Local

October 23, 2015
 

KC-46 program refueler touches down at Edwards

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Kenji Thuloweit
Edwards AFB, Calif.

Boeing and the 418th Flight Test Squadron are conducting Ground Effects and Fuel Onload Fatigue testing on the new KC-46. Fuel Onload Fatigue is gathering data to characterize the aircraft interaction typically experienced when the KC-46A is flying in receiver formation behind a current KC-135 or KC-10 tanker. While the KC-46s role is to refuel other aircraft, it itself may need refuel from other KC-10s or KC-135s to extend its range. Fuel Onload Fatigue testing is the first look at the KC-46 acting in that role.

The KC-46 program’s first test aircraft, a Boeing 767-2C (EMD-1), departed from its home at Boeing Field in Seattle and touched down at Edwards for the first time Oct. 15.
The plan is to have the 767-2C here for about two weeks.
Boeing and the 418th Flight Test Squadron are conducting Ground Effects and Fuel Onload Fatigue testing on the new tanker.
Ground Effects testing is to gather aerodynamic data for updating the KC-46A simulator as well as supporting FAA civil certification. Fuel Onload Fatigue is gathering data to characterize the aircraft interaction typically experienced when the KC-46A is flying in receiver formation behind a current KC-135 or KC-10 tanker.
While the KC-46s role is to refuel other aircraft, it itself may need refuel from other KC-10s or KC-135s to extend its range. Fuel Onload Fatigue testing is the first look at the KC-46 acting in that role.

The KC-46 tanker program’s first test aircraft, a Boeing 767-2C (EMD-1), departed from its home at Boeing Field in Seattle and touched down at Edwards for the first time Oct. 15.

As throughout history, Edwards continues to be the premier base for flight testing the Air Force’s newest capability.
“For Ground Effects, Edwards AFB provides calm morning weather and long runways, including the lakebeds, both are requirements to take the data,” said Capt. Dylan Neidorff, KC-46 Test Operations engineer.  “For Fuel Onload Fatigue, Edwards has a top notch Special Instrumentation section who provides modifications to legacy tanker aircraft to support data collection on the 767-2C.”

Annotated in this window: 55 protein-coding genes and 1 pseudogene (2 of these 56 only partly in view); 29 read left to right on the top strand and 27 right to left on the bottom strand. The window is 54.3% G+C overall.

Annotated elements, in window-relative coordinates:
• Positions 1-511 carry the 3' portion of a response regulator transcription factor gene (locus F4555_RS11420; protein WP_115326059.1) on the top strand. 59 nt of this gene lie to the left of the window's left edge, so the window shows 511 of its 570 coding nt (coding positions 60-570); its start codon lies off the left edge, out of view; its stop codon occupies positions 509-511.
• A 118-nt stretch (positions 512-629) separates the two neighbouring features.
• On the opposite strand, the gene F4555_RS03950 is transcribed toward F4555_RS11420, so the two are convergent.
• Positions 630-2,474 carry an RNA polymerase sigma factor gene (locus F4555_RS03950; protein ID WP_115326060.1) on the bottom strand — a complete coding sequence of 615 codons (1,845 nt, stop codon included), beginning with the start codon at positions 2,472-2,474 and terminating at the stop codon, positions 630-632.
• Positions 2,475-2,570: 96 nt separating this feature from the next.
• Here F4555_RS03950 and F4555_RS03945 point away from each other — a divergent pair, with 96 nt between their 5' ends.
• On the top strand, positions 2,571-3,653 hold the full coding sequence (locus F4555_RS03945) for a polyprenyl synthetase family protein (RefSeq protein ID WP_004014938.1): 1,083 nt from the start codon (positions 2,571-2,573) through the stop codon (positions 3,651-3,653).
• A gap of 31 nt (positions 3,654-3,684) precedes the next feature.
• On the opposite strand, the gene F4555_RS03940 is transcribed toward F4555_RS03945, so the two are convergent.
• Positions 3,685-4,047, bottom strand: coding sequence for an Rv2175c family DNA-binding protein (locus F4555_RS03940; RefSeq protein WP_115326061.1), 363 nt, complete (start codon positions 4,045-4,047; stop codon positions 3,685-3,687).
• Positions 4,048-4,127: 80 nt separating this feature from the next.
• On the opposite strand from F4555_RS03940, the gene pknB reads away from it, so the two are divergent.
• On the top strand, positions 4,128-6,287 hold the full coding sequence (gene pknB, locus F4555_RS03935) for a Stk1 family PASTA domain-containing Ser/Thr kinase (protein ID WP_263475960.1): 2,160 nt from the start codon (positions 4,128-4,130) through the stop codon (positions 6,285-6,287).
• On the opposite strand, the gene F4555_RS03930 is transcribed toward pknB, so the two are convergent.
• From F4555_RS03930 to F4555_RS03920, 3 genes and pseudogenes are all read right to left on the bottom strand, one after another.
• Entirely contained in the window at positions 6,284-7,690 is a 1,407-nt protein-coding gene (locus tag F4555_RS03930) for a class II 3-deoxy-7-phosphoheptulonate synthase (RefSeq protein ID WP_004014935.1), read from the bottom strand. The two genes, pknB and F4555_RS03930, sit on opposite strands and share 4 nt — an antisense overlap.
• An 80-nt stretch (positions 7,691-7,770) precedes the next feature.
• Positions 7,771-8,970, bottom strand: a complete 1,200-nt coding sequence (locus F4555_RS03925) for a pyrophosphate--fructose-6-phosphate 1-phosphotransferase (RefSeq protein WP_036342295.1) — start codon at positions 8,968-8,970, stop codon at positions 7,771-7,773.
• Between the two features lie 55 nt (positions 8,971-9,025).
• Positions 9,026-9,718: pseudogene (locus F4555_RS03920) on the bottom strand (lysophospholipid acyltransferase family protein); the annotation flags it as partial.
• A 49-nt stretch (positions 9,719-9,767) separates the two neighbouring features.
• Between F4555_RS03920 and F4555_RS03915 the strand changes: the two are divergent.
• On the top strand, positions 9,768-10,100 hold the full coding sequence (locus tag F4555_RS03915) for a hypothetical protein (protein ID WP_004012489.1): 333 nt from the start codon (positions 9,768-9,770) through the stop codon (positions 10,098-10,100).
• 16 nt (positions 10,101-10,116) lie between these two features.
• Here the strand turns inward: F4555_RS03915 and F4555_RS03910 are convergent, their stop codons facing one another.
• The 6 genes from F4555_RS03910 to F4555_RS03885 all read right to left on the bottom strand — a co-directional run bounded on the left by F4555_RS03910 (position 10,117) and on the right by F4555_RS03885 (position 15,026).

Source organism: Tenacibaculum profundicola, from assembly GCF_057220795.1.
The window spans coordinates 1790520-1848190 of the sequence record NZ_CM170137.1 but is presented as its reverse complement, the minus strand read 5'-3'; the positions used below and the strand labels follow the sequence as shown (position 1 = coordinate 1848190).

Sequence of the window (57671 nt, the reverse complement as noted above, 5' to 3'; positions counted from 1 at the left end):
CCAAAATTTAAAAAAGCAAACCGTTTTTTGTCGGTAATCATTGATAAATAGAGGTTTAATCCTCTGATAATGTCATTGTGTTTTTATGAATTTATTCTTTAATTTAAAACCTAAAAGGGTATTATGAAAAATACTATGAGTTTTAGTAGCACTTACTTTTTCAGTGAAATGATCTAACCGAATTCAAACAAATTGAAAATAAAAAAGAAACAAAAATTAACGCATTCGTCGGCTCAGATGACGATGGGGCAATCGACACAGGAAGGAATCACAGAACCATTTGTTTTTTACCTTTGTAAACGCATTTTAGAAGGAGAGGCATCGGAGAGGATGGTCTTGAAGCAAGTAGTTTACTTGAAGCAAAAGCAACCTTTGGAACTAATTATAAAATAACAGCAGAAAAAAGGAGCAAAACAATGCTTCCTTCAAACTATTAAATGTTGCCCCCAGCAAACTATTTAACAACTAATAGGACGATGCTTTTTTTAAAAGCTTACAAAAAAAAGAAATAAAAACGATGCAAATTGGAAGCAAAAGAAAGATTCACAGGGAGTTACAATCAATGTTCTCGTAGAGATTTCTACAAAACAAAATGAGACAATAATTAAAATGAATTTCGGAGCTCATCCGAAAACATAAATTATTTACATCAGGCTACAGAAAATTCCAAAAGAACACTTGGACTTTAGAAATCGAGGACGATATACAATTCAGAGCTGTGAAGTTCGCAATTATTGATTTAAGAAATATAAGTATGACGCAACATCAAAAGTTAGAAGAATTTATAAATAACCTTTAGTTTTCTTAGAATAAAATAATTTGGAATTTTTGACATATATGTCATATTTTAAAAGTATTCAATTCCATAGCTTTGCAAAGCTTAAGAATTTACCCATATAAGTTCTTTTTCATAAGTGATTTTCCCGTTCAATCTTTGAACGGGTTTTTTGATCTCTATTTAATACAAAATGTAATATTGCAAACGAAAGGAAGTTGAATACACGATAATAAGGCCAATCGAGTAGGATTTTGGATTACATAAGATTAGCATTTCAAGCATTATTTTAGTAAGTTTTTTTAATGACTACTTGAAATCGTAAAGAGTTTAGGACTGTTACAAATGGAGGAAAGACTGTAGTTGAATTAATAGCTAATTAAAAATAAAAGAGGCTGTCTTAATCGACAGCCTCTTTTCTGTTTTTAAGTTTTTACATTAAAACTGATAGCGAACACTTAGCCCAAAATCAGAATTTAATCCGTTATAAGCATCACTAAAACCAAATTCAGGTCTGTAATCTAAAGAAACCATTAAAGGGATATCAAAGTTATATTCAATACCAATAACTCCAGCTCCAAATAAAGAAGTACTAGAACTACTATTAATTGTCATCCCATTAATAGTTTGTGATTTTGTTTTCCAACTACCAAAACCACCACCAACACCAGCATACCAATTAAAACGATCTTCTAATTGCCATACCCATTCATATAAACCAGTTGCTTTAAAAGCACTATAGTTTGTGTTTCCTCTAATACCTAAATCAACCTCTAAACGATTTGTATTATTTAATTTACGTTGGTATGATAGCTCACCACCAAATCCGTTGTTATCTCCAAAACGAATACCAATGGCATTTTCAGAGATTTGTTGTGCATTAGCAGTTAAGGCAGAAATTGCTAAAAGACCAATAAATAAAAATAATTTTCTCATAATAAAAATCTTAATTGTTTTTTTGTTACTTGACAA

Neidorff said Boeing and Air Force pilots have been operating as combined crews through all of the testing at Edwards including the ferry flight from Seattle.
“This also includes flight test engineers who have been on each Fuel Onload Fatigue flight.”
Several units from both on and off base are supporting the testing. The 412th Test Engineering Group is providing special instrumentation support. The 416th Flight Test Squadron is providing chase aircraft support. The 370th Flight Test Squadron is providing KC-135 tanker crew support. The 92nd Air Refueling Wing based at Fairchild AFB, Wash., is providing the KC-135 and maintenance support. The 60th Air Mobility Wing out of Travis AFB, Calif., is providing the KC-10 and maintenance personnel.
According to Neidorff, the KC-46A will return to Edwards AFB to accomplish testing in the Benefield Anechoic Chamber as well as conduct aerial refueling certifications.
The KC-46A Pegasus is intended to replace the U.S. Air Force’s aging tanker fleet, which has been refueling aircraft for more than 50 years. With more refueling capacity and enhanced capabilities, improved efficiency and increased capabilities for cargo and aeromedical evacuation, the KC-46A will provide aerial refueling support to the Air Force, Navy, Marine Corps as well as allied nation coalition force aircraft.
The 412th Test Wing at Edwards Air Force Base, Calif., is the lead developmental test organization for the KC-46 program.
 

Air Force photograph by Christopher Okula

 

Air Force photograph by Ethan Wagner




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